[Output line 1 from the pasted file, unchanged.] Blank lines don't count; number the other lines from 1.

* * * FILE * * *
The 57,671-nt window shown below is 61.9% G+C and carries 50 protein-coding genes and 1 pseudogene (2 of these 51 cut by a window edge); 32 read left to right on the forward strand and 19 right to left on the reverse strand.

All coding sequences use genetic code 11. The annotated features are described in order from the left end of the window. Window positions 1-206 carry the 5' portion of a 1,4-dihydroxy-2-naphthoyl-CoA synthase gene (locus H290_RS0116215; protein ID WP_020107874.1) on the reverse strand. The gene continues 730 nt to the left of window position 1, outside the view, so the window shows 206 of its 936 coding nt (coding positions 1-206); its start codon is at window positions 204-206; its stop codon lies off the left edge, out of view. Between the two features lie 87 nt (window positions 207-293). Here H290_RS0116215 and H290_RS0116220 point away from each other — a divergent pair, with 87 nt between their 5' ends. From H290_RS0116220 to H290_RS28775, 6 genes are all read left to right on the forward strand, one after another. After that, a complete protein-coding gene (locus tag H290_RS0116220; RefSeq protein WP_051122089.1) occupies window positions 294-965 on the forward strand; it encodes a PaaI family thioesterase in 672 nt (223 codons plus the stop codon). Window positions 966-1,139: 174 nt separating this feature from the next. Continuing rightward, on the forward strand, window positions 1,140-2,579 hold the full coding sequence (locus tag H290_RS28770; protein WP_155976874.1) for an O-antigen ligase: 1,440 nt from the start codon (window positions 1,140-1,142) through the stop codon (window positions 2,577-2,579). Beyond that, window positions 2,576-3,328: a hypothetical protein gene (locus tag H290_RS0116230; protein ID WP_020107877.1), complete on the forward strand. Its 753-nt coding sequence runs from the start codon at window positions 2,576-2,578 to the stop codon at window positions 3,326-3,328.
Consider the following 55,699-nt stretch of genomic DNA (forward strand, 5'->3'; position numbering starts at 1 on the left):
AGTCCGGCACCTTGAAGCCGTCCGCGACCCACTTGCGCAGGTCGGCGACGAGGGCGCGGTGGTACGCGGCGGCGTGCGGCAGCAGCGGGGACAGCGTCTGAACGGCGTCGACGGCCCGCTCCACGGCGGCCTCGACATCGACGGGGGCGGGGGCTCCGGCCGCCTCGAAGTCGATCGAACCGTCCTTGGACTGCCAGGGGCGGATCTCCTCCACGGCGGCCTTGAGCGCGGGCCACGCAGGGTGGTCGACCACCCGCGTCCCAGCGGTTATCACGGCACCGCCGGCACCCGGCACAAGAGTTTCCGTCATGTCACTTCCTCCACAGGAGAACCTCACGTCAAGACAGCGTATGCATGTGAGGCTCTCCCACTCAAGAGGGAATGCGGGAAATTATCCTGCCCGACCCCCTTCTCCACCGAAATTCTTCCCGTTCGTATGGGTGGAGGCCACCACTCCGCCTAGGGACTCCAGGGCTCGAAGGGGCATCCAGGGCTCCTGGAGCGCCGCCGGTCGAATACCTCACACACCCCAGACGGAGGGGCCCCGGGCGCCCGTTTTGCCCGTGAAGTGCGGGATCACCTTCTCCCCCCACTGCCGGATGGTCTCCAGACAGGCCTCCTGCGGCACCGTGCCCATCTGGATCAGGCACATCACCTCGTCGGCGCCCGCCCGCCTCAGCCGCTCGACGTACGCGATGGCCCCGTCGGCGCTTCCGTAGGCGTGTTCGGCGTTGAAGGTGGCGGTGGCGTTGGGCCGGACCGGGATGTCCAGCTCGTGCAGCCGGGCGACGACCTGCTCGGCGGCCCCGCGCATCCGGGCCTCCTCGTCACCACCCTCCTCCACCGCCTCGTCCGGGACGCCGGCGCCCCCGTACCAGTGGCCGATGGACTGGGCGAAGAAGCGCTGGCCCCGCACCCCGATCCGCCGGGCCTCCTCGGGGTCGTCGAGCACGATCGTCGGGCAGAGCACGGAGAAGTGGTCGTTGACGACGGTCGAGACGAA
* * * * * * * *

The 57,671-nt window shown below is 61.9% G+C and carries 50 protein-coding genes and 1 pseudogene (2 of these 51 cut by a window edge); 32 read left to right on the forward strand and 19 right to left on the reverse strand.